Interesting fact: Belding squirrels are found in meadows and pastures in California, Nevada, Oregon and Idaho. They are known for their longest hibernation periods of any North American mammal, usually lasting seven to eight months!

Exposure: 1/125 sec at f / 6.7
Focal Length: 200mm
ISO: 100
WB: daylight

Update: Thanks to Nelcha for bringing it to my notice that this is actually a marmot, and not a belding squirrel. Thanks Nelcha!

Lambani Woman

Lambani Woman
Lambani Woman, by Suprada on Flickr.

Lambani woman, December 2006, Hampi, India.

During December of 2006, during my trip to India, I visited Hampi, the ruins of the Vijaynagar empire. Hampi is quite the tourist destination for foreigners. In the main market place, one can generally find a number of hawkers trying to sell their wares. One of them happened to be this Lambani woman. The first evening we met her, we ended up buying some trinkets and told her that we would come back the next day for more. This photo was taken on the second day when we bought quite a lot of stuff after bargaining for a while.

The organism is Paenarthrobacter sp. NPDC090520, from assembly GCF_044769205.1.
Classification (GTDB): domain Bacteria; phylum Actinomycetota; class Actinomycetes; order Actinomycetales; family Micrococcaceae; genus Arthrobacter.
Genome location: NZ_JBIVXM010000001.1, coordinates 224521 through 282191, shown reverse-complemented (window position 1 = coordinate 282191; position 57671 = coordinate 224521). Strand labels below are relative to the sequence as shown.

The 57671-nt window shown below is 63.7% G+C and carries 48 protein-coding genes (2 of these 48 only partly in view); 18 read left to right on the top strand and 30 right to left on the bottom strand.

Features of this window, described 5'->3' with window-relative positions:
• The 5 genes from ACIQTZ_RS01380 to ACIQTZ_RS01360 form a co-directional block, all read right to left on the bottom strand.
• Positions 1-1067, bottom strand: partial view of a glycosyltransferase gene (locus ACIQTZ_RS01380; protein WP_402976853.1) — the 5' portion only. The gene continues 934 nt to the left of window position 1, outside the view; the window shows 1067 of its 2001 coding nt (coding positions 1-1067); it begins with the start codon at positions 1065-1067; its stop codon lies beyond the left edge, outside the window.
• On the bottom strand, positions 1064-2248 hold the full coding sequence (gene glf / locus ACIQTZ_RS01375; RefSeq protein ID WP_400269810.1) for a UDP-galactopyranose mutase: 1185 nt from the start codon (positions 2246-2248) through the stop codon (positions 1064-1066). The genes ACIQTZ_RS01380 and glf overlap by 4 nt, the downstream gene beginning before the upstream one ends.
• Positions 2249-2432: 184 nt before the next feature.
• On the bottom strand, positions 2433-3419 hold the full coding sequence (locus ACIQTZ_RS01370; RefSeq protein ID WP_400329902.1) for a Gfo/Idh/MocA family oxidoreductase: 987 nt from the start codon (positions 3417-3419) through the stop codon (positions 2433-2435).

One can see the Lamabani tribe spread over Karnataka. More from Wikipedia : “The Lambani women embroider bright rainbow-coloured fabrics covered with a mosaic of patchwork mirrors. Their work is sought after by collectors for its vibrancy of pattern and colour, and for the unusual technique of sewing hundreds of small mirrors into the compositions. Each piece depicts an aspect of the Lambani creation myths.

The Lambani women are great travellers, they can be found in groups throughout the central and southern parts of India selling their cloth at markets and on beaches. Their work contributes considerably to the income of their families.

The Lambani women commonly wear large, silver earrings laden with bells called lolia and a large silver torque around the neck to which two large silver pyramid forms are attached. There are said to represent bee hives, as the Lambani were once known as a bee-keeping caste when they lived in the southern jungles.”

Technical Info:

Exposure: 1/320 sec at f/11
Focal Length: 87mm
ISO: 100
WB: auto